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Yeast Inoculum Size and CO2 Production Report

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Updated: Sep 30th, 2021

Introduction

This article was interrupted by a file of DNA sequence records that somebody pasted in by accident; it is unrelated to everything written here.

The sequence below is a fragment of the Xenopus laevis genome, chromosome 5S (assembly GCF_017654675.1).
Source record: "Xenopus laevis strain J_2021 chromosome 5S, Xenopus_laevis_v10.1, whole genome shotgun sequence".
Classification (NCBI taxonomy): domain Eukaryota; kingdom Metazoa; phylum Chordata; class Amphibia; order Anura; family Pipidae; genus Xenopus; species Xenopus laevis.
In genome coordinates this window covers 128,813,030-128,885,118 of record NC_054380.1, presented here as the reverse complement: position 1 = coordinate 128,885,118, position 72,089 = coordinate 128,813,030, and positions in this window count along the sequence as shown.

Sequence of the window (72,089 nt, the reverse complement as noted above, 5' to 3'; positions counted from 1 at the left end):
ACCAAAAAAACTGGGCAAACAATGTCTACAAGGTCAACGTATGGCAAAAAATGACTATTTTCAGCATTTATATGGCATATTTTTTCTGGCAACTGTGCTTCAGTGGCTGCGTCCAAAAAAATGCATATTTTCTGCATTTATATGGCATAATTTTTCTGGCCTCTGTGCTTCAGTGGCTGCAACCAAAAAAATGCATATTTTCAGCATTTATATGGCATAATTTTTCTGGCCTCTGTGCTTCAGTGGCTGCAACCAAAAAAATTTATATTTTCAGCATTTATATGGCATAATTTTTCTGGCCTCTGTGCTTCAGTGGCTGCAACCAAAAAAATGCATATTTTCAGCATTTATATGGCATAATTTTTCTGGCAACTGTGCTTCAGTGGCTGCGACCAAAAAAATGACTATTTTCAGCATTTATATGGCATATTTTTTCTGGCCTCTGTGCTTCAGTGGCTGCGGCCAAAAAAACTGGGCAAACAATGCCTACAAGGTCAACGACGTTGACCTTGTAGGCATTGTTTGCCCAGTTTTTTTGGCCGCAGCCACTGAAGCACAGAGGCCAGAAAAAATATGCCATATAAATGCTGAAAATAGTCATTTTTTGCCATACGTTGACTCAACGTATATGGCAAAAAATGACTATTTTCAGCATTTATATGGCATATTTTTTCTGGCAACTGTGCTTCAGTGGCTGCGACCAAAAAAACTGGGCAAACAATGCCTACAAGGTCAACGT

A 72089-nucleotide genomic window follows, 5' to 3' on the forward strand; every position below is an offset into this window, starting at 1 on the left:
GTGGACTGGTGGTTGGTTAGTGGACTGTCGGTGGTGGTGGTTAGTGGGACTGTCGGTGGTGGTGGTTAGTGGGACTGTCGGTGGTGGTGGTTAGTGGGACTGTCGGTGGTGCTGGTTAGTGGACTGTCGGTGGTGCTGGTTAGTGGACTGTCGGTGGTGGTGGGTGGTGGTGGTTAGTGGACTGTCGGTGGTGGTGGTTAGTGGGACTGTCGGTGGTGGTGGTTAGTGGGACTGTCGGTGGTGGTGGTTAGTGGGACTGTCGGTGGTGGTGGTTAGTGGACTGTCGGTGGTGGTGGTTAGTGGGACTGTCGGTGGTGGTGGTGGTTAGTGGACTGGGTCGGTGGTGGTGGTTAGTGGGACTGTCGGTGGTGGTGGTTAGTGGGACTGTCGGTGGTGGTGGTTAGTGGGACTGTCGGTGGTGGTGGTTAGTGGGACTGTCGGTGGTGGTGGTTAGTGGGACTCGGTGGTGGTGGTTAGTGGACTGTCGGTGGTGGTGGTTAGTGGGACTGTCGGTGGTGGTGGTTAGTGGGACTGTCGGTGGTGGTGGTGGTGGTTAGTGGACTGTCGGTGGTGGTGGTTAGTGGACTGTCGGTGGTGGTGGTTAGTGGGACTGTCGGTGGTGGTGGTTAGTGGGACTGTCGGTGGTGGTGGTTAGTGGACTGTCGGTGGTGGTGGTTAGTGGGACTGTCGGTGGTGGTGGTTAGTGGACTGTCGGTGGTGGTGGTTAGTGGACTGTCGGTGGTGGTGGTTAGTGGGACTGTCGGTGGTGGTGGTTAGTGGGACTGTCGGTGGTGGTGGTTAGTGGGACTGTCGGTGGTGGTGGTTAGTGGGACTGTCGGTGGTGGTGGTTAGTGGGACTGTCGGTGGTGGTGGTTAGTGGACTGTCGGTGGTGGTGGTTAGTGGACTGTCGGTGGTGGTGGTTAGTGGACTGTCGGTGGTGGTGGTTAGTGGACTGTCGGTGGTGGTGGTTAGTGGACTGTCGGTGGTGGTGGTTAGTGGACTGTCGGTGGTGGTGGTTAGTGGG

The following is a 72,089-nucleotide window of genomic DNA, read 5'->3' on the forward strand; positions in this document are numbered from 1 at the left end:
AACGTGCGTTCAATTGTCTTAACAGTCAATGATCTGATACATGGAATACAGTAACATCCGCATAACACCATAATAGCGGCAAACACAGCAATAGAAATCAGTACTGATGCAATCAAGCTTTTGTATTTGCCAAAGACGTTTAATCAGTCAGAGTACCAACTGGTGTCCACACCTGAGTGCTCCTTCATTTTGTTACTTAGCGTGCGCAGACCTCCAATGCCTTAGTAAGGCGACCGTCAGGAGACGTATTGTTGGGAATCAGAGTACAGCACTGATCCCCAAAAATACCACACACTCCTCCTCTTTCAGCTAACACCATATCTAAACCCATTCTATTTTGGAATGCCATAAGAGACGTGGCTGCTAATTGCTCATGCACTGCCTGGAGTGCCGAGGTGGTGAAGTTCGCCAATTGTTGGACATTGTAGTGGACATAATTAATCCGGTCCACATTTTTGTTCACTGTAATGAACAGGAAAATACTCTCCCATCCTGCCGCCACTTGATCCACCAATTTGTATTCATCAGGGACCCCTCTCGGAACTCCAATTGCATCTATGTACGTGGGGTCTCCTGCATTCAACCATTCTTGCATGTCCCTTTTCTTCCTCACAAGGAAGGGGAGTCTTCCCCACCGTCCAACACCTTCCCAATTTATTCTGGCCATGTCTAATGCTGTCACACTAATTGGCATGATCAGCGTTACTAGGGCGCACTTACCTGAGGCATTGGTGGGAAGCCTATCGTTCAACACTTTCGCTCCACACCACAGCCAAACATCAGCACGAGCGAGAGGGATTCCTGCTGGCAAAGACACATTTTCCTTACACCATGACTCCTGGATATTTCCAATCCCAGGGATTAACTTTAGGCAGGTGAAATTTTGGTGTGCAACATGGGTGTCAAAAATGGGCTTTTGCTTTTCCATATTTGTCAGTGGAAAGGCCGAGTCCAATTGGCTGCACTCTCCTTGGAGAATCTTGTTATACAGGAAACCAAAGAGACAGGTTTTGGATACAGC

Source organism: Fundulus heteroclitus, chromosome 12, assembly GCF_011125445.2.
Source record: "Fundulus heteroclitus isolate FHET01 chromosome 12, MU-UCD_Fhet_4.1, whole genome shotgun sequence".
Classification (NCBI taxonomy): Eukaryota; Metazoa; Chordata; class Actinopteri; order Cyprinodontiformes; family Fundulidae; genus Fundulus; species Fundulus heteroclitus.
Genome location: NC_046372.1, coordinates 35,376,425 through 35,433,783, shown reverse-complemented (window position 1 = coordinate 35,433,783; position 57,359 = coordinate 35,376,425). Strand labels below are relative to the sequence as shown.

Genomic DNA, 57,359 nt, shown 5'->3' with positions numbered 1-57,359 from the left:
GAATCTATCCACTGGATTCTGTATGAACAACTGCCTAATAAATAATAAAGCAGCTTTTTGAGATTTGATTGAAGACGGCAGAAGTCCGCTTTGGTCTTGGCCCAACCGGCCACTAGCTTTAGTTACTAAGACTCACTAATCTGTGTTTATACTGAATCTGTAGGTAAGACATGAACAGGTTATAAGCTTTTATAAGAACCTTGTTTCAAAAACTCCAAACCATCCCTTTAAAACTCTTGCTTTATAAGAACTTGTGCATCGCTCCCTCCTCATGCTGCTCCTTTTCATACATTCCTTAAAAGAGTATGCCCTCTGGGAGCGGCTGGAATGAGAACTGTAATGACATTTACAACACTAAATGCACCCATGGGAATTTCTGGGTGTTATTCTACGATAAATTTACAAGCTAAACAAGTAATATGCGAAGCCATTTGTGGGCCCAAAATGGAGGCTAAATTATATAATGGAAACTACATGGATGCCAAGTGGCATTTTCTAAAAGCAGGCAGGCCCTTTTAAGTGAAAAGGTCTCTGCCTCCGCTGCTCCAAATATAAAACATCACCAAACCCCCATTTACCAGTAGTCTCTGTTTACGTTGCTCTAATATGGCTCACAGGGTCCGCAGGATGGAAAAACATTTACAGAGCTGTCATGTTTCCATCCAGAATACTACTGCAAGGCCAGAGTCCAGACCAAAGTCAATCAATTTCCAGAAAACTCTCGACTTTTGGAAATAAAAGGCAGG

Respiration is step-wise oxidation of reduced carbon compounds either by oxygen in aerobic organisms or by some oxidized compounds like NO3, SO42- in the case of anaerobes. While some of the intrinsic energy stored in these compounds is released as heat, the remainder is stored in the form of ATP, produced through oxidative phosphorylation. The first steps of both anaerobic and aerobic respiration involve a series of sequential reactions referred to as glycolysis (Embden-Meyerhof-Parnas pathway), in which complex carbohydrates are first converted to simple monosaccharides, viz. glucose and fructose, which are oxidized to two molecules of pyruvate. Further catabolism of pyruvate by Kreb’s cycle produces CO2 and reducing equivalents like NADH + H+, which feed electrons to oxidative electron transport chain for complete oxidation, and in turn, generates ATP. About 36 molecules of ATP are produced from one mole of glucose. In the absence of an electron acceptor like O2, several strict or facultative anaerobic micro-organisms carry out incomplete oxidation of carbohydrates by fermentation. Here, ATP is produced through substrate-level phosphorylation involving the steps of glycolysis up to pyruvate, which is then converted to the end products like ethanol and CO2 or lactate or acetate. The net gain of ATP per mole of glucose in glycolytic fermentation is just two. Fermentation executes an important redox balance in the cells. During glycolysis, two moles of NADH + H+ are produced, and in absence of an electron acceptor, there is a possibility that the oxidized NAD+ pool gets exhausted. Fermentation ensures the recycling of this NAD+ from its reduced form. The yeasts are classified under the Ascomycetes group of fungi, which under anaerobic conditions carry out alcoholic fermentation by the following reaction: